The tricorder was a noisy little thing. It seemed to graph space with sound imaging like echolocation.
All I needed to do was ‘reflect’ the flux from the ferrite to build an analog reading. After that, testing from an Arduino and different sensors might produce a number. That number is our tricorder log. The computer’s job is to display the reading. That’s what my timer is doing. The output is displaying a number of possibilities; only capable of displaying from a logical reading from our known laws. Any reading beyond this, breaks those laws, as I am currently aware of it.

Finally, here is a picture of assembly in different stages of models

  1. This prototype doesn’t work like anything I’ve seen before

  2. I will continue to improve it and personally use.

  3. You will observe ‘the prime directive’.


Testing issues 4.5.20

The coils are sensitive to high bursts of ‘overload’. If the voltage is above that of the controller, it will act as a single coil - thus it will ultimately act like a metal detector. Strangely enough, it is no longer distance sensitive to metals.

Summary: If voltage/signal of active coils is low enough, there will be a straight continuous beam. TImer/coil mustn’t overload. Signal/coils mustn’t cross.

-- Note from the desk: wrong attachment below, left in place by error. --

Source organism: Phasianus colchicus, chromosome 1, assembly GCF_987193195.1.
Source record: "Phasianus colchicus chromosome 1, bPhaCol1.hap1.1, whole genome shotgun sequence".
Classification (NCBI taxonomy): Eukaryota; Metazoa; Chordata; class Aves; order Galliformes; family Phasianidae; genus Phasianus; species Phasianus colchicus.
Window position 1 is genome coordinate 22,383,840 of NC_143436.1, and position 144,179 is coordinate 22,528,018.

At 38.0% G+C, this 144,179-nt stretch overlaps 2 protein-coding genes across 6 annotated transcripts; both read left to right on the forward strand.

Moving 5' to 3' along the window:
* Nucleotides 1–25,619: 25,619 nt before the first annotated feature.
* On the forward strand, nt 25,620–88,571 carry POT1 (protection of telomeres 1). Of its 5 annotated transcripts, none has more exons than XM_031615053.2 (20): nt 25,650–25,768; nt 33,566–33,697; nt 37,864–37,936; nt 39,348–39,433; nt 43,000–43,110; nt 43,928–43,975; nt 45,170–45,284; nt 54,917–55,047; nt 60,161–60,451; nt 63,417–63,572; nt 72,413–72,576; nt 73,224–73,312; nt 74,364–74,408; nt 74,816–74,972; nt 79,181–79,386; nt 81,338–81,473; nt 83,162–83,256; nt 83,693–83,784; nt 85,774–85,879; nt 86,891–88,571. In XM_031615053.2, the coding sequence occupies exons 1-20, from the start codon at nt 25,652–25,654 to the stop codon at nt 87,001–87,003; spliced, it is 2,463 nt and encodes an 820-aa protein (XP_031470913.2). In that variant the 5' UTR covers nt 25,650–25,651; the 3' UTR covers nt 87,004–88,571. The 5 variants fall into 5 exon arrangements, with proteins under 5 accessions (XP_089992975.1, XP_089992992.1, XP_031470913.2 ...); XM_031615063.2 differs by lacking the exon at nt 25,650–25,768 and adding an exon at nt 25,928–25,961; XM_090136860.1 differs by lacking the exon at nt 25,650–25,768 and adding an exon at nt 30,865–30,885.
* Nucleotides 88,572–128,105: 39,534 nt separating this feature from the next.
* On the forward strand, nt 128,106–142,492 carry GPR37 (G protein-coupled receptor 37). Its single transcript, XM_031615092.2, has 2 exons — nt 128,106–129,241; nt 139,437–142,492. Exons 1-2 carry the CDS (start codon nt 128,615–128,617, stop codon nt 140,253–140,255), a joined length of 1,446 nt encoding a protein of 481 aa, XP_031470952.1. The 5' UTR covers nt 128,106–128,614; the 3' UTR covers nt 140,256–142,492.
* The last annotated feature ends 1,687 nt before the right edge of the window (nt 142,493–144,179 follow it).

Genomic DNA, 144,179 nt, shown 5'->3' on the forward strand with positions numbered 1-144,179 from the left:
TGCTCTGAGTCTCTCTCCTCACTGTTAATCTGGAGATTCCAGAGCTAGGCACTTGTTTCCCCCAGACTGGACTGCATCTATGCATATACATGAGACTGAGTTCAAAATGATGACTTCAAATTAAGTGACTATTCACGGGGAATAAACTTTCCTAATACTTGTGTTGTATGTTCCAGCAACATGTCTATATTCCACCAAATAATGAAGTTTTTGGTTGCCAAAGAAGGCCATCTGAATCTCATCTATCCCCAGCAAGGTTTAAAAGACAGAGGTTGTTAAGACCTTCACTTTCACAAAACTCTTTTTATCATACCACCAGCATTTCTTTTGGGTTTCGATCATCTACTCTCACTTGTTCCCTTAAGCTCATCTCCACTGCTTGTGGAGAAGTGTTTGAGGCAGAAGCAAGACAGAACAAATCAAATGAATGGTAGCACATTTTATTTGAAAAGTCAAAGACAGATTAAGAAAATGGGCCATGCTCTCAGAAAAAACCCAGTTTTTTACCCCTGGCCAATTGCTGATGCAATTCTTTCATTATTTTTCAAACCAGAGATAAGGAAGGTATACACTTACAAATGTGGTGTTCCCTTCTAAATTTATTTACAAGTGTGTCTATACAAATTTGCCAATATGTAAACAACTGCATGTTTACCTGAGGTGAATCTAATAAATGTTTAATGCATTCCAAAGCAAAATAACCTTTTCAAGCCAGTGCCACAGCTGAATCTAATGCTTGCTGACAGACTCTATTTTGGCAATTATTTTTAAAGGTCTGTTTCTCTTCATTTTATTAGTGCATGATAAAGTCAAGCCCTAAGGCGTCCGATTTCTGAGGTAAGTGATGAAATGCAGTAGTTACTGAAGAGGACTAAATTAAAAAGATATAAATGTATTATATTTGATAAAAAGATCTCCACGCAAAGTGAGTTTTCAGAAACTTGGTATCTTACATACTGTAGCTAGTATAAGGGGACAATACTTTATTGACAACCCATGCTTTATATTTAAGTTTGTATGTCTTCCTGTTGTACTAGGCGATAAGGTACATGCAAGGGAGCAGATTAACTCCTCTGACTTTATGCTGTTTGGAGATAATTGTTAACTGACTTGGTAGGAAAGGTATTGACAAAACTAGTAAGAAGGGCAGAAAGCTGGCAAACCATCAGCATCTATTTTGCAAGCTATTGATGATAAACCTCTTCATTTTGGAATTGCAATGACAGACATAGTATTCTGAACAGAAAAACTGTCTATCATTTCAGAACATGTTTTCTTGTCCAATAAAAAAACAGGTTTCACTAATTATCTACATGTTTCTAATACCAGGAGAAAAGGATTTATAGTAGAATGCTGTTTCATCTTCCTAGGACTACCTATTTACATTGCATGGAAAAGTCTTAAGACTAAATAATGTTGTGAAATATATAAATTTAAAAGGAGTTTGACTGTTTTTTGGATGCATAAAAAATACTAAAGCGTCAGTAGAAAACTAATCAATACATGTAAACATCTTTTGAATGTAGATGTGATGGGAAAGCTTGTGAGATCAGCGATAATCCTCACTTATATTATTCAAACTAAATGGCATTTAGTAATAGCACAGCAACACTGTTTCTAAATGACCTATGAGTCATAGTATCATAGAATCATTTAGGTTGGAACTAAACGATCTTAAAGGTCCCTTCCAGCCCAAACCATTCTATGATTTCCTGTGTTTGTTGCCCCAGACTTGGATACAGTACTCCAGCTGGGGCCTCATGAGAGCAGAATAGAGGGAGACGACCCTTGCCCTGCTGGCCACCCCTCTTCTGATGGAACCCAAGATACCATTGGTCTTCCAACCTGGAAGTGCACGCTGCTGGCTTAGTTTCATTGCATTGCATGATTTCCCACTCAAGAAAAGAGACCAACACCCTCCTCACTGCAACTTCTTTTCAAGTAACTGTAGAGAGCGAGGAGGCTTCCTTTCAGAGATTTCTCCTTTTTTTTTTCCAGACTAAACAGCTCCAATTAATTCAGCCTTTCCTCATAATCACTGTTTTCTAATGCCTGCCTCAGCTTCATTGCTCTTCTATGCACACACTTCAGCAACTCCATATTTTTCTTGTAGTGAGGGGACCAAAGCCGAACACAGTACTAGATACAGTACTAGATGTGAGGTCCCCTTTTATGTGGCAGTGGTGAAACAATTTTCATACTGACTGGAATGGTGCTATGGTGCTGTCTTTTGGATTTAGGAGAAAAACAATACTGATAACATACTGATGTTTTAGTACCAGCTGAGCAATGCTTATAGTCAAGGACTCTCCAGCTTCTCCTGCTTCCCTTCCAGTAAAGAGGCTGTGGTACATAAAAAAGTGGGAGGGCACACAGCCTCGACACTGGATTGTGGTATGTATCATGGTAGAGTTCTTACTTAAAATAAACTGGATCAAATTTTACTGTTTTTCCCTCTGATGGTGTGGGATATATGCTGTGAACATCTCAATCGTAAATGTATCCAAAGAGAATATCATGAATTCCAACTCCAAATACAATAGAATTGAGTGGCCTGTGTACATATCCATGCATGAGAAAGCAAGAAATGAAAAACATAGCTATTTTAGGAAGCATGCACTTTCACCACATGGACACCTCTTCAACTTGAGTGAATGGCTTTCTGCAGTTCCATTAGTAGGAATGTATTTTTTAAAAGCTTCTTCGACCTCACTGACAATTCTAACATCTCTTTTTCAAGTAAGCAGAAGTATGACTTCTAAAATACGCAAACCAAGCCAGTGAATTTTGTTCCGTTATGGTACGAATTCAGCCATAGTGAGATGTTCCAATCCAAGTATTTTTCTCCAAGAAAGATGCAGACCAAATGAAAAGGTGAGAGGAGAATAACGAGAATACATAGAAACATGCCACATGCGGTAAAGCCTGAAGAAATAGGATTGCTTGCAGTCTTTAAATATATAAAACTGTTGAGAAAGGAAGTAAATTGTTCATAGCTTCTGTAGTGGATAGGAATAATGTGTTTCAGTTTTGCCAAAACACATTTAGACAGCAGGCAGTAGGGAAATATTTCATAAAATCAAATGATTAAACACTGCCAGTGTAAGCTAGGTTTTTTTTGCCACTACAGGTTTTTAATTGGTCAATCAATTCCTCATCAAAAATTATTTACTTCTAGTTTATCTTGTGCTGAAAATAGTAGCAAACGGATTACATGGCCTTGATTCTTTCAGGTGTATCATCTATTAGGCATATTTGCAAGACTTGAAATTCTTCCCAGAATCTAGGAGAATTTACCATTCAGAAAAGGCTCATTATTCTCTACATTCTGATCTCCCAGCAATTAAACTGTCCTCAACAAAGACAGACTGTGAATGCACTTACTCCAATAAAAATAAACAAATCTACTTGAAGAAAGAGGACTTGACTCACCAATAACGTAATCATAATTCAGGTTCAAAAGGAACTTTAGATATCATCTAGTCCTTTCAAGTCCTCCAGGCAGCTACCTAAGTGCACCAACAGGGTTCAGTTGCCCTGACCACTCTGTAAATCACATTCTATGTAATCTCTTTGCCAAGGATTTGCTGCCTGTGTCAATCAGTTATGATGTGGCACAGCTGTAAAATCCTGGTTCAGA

Reply with comments or for concerns about any tests.

I got a 4xAAA case expedited.
I’m going to show a few different reasons why 6V won’t work. Primarily because the (battery)case is too large, but 4xAAA is 6V and that’s above specs.
I try to continuously vary the amount, but I get many different results. They eventually get very bad. It is impossible to record all results. At some point the entire output goes LOW. There is no sound or light.

In the last video clip it actually worked as expected for an entire 2-3 seconds.

Things to expect from working scanner at runtime:
0 metals
1 scanning
.8 person
.3 plant

These are general numbers from unrecorded testing. It should improve when the 3xAAA arrives and installed, but there is no guarantee because the batteries may still interfere with the signal. All testing with done via wire through external wires that did not conflict with any signal.
That’s why adamant amount of testing is necessary prior to final designs. If this works, more models can be manufactured for testing.

Most of these clips are mixed up…
Also, those numbers are rough estimates between two not one reading. The two comparative LEDS will sum. The 3rd is a power LED.

The extra battery was replaced by a coil and affixed with resonator.
Coil has minor impact on secondary coil. 4.5 accuracy.